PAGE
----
The central bank is preparing a stress-testing mechanism that would help the banks better understand their financial strengths in the events of any macroeconomic shock in the country.
It has taken the initiative to formulate the new tools as recommended by the International Monetary Fund (IMF).
Currently, the Financial Stability Department of Bangladesh Bank (BB) conducts regular sensitivity-based stress tests (STs) of all the country's 61 banks to assess the banking sector's resilience in terms of liquidity and solvency position against a broad set of pertinent risks.
To give a firsthand idea about the new methodologies and other best practices, the IMF organised two training programmes - one in India and another in Dhaka in September last - for the officials of the BB and the Ministry of Finance (MoF).
However, according to an official document recently sent to the Financial Institutions Division (FID) of the MoF, seen by the FE, the BB now exercises the test that is literally a "bottom-up" or a type of processing information based on incoming data from the banks concerned or its pertinent environment.
The existing methodology underpinning the current ST infrastructure is a sensitivity analysis implemented in an Excel template, the document reads.
It also reads that defaults of individual and large borrowers, bank rating downgrades, interest rate changes, and equity price fluctuations are the main shocks in the current ST framework.
However, the objective of the new mechanism is to help the BB build macro scenario-based ST infrastructure which can assess the impact of multiple simultaneous macro-financial risks on the banking sector.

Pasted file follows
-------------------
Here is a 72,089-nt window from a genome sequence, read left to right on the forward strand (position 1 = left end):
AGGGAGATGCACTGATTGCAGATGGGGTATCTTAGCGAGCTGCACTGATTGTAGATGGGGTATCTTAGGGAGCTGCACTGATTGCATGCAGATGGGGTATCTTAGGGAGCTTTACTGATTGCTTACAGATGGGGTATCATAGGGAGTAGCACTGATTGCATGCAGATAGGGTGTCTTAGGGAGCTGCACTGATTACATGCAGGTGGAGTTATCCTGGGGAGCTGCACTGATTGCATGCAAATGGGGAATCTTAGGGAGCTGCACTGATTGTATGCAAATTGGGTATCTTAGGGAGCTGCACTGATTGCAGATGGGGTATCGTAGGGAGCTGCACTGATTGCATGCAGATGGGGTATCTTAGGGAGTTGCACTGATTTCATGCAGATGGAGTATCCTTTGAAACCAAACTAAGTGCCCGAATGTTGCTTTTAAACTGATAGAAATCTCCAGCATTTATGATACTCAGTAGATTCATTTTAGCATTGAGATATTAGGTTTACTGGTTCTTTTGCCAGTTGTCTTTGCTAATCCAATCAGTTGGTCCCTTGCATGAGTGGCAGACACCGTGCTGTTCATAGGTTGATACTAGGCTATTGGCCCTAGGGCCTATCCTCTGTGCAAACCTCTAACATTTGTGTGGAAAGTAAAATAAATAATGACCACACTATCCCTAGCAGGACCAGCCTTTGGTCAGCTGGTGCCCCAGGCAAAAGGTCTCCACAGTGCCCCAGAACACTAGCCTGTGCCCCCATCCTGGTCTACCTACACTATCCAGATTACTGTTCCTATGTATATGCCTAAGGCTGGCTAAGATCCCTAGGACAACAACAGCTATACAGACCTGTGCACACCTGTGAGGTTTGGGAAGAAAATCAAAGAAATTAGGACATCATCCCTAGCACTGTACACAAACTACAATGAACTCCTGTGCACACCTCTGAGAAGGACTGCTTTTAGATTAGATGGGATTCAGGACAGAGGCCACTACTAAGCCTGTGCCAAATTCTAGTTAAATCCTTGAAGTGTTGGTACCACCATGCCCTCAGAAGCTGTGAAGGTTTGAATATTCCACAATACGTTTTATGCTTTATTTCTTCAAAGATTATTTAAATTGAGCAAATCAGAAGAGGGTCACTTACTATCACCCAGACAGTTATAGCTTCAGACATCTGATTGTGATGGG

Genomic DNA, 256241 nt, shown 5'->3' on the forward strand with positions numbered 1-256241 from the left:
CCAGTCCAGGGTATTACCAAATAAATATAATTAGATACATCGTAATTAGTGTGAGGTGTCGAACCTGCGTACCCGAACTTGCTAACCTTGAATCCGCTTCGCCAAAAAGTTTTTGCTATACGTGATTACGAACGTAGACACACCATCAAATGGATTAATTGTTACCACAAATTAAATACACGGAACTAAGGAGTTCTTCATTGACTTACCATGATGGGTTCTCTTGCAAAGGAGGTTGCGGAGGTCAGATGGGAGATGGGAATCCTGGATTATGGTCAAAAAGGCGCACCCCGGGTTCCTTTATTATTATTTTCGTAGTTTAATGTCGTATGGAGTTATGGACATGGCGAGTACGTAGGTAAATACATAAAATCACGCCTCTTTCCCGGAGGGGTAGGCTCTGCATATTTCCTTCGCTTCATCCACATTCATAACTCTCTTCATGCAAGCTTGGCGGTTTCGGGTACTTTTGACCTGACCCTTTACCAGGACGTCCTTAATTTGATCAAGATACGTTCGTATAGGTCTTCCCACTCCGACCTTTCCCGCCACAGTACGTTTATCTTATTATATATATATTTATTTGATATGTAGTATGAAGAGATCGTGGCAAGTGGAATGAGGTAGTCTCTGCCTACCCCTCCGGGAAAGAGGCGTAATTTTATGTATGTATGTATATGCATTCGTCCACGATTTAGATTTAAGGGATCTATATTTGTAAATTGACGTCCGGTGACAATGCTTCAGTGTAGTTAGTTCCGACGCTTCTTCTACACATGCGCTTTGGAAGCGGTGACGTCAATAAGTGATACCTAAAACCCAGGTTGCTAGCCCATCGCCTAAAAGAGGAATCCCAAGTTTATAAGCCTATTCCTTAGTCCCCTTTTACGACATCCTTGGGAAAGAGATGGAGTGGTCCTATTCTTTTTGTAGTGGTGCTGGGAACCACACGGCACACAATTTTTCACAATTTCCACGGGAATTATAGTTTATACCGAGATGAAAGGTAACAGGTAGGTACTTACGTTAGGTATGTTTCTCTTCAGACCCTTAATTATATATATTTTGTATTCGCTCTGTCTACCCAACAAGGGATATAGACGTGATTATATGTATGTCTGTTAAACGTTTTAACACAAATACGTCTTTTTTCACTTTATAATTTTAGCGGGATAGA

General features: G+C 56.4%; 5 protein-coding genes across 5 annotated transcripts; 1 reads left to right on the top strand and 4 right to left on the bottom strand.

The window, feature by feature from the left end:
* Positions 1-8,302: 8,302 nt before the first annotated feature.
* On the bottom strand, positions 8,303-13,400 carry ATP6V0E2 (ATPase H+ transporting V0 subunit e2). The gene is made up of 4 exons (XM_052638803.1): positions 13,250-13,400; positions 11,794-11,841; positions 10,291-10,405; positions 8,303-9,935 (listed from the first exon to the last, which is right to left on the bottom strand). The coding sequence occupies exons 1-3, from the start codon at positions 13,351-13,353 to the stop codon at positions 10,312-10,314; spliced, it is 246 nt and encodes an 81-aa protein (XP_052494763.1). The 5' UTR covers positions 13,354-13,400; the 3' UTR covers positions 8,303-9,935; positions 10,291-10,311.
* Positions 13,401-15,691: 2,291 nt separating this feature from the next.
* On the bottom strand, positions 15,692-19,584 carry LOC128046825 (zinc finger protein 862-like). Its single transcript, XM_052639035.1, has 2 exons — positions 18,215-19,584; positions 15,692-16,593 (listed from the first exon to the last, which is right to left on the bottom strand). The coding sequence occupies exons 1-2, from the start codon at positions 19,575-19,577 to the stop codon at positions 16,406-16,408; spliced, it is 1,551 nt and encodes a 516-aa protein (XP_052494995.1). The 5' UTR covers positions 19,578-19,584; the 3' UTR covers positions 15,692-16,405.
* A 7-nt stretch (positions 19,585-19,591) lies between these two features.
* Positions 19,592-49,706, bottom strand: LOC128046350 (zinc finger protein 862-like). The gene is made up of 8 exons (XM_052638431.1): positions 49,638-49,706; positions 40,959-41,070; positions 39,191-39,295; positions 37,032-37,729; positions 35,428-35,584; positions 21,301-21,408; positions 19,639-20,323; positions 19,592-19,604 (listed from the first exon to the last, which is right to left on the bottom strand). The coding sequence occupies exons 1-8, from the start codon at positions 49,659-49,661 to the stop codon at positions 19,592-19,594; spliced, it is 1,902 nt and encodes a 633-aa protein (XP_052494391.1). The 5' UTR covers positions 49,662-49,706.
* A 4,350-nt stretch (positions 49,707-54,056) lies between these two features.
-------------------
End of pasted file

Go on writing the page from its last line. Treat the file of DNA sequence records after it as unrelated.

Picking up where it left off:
The new STs will give solvency stress tests for the banks, but it will be macro scenario-based and able to assess the impact on the bank solvency of a combination of mutually-determined and mutually-consistent shocks.
It will be a "top-down" or comprehensive approach.
People familiar with the matter at the FID told the FE that this new ST framework will be aligned with the international best practices.
"There are many economies that abide by such tests as they fit best with the shocks of the economies," said one official at the FID.
He added that this will strengthen the capacity of the BB departments concerned to monitor systematic risk in the banking sector.
It will also contribute to the BB's risk-based supervision and to better calibrate prudential policy tools, the official said.
This will be able to assess the medium-term impact of a confluence of global and domestic shocks.
The IMF team in their training provided a wide range of methodological and practical aspects of ST, drawing from the current literature and the Basel principle of the stress testing.
IMF also provided "R" training or big data training by its team of econometrics department remotely. The IMF has developed a "workbox" to help build the framework.
The BB will build an IT infrastructure that can automatically process data input and connect various stress-testing modules.
The BB's Financial Stability Department has undertaken a strategy on how to implement it. It will work as the lead in the effort in developing the ST.
It said the finance division may give fiscal projections in designing the ST framework. The division uses IMF-developed tools for fiscal projections.
FID usually works on policy and capital adequacy reviews and for this reason, it can assist in the matter.
The Reserve Management Department of the BB could be an instrument to provide positions and prices relating to holdings of foreign securities and identify vulnerabilities linked to the external sector.
The central bank has departments that deal with data on non-performing loans, write off, and the rate of recoveries.
Currently, the Financial Stability Department releases two publications on the stress tests through the yearly Financial Stability Report and the quarterly Financial Assessment Report.
The BB and other policymakers leverage a number of indicators to provide guidance to the banking sector related to supervision, monitoring, and other operations.
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